Facebook founder Mark Zuckerberg and his wife Priscilla Chan have set themselves a goal loftier than Facebook’s net value.
The power couple have pledged $3 billion USD towards medical research over the next decade, saying their true object is to “cure, prevent or manage all diseases by the end of the century”. The donation will come from the Chan Zuckerberg Initiative, which the couple founded in December 2015.
This is yet another tech trailblazer who’s turning towards health verticals. Earlier this week, Microsoft, led by uber-philanthropist Bill Gates, said they’ll ‘solve’ cancer with the help of artificial intelligence. Google’s DeepMind team is working with the NHS to find alternative ways computers could diagnose diseases more efficiently. And IBM and MIT will partner to create an AI-based system to help health professionals improve the care for elderly and disabled people.
Zuckerberg pointed to the real problem in health: spending 50 times more money on treating people who are already sick, rather than using those funds to find a cure that would halt the illness in the first place. His donation and initiative is a step towards changing that mindset.
The face of Facebook noted three areas his investment would assist with, including:
- To bring scientists and engineers together
- To build tools and technology that advance research
- To grow the movement to fund more science around the world
Chan added that the team has already committed $600m to creating a new research centre called the Biohub. The Biohub is designed to bring engineers, computer scientists, biologists, chemists, and other innovators together as a super-think tank.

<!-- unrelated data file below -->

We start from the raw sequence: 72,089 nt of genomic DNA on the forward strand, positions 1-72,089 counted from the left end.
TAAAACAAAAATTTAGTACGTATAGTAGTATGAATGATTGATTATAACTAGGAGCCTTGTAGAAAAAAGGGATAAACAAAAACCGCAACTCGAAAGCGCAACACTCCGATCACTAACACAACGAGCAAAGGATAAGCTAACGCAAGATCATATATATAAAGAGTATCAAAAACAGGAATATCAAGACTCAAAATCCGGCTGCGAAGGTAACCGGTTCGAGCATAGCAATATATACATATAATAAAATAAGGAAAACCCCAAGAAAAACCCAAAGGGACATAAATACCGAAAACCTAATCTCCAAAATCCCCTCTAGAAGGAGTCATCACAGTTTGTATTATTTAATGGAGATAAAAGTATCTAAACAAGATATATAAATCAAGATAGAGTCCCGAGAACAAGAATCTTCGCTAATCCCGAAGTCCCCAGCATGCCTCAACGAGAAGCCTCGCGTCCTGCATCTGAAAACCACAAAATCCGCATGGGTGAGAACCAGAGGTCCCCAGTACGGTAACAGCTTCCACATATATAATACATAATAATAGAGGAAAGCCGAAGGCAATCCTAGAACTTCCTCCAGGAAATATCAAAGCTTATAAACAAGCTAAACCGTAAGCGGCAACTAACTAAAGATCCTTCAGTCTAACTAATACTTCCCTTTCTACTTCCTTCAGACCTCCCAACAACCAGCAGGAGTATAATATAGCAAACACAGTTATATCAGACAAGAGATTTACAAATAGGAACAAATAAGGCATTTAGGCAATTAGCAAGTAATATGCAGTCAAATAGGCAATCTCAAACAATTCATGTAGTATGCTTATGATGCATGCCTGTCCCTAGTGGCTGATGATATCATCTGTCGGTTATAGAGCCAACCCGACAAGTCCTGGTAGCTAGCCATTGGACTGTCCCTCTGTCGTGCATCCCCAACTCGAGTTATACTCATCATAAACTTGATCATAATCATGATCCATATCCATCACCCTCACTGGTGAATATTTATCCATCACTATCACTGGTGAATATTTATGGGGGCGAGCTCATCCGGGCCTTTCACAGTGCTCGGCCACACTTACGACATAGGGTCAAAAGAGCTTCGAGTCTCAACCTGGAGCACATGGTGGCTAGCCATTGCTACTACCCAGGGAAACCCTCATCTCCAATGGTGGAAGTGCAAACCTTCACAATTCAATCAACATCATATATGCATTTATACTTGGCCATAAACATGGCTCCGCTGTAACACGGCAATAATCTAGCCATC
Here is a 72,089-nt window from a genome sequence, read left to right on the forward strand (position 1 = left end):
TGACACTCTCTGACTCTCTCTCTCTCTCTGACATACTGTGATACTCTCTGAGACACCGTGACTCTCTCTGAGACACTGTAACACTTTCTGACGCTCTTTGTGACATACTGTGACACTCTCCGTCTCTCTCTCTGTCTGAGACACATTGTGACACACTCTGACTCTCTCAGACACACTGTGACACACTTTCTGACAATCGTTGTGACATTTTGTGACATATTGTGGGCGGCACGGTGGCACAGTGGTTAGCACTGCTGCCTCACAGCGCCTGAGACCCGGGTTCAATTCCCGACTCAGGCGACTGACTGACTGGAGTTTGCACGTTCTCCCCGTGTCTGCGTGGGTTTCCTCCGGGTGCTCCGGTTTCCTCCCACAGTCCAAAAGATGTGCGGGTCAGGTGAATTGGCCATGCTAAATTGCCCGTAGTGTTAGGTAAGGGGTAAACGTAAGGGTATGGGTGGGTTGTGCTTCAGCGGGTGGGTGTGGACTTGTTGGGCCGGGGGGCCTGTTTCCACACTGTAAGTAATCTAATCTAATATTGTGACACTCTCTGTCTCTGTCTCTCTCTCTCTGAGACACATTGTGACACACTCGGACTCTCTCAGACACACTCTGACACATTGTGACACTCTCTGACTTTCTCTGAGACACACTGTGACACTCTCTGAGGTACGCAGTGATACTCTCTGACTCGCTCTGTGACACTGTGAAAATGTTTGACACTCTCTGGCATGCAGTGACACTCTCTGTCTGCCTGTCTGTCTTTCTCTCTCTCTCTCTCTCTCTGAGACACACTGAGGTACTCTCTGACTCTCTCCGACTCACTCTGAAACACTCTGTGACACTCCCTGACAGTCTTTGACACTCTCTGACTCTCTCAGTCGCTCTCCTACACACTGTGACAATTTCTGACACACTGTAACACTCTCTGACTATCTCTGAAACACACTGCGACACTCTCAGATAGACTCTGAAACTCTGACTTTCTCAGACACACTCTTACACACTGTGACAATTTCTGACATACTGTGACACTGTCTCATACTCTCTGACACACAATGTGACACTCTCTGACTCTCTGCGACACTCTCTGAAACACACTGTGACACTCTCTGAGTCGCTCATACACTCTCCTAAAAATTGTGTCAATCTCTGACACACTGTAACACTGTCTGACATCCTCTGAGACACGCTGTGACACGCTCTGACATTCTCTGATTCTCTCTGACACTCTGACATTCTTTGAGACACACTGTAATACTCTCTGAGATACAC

Microsoft’s co-founder Bill Gates – who has funded his own health research via the Bill & Melinda Gates Foundation – appeared at the event to praise the announcement.
He said the Zuckerberg’s 2100 ultimatum was “very bold and ambitious”, but added that “we desperately need this science”.
There’s no doubt eradicating all disease by 2100 is ambitious, considering new diseases and viruses seem to reveal themselves every year. But, as one expert notes, deep-pocketed philanthropists can make such claims, and take such risks.
“The Chan Zuckerberg announcement is unusual in size but is in keeping with trends amongst today’s biggest donors who want to achieve transformational change, prefer funding prevention over cure and tend to invest in causes and organizations with which they have prior connections,” says Dr. Beth Breeze, Director of the Centre for Philanthropy at the University of Kent.
“Most donations reflect the ‘philanthropic autobiography’ of the donor and this is no exception.
“She is trained as a pediatrician and recently became a mother, [and] so is aligning her professional and personal experiences with her philanthropic priorities.”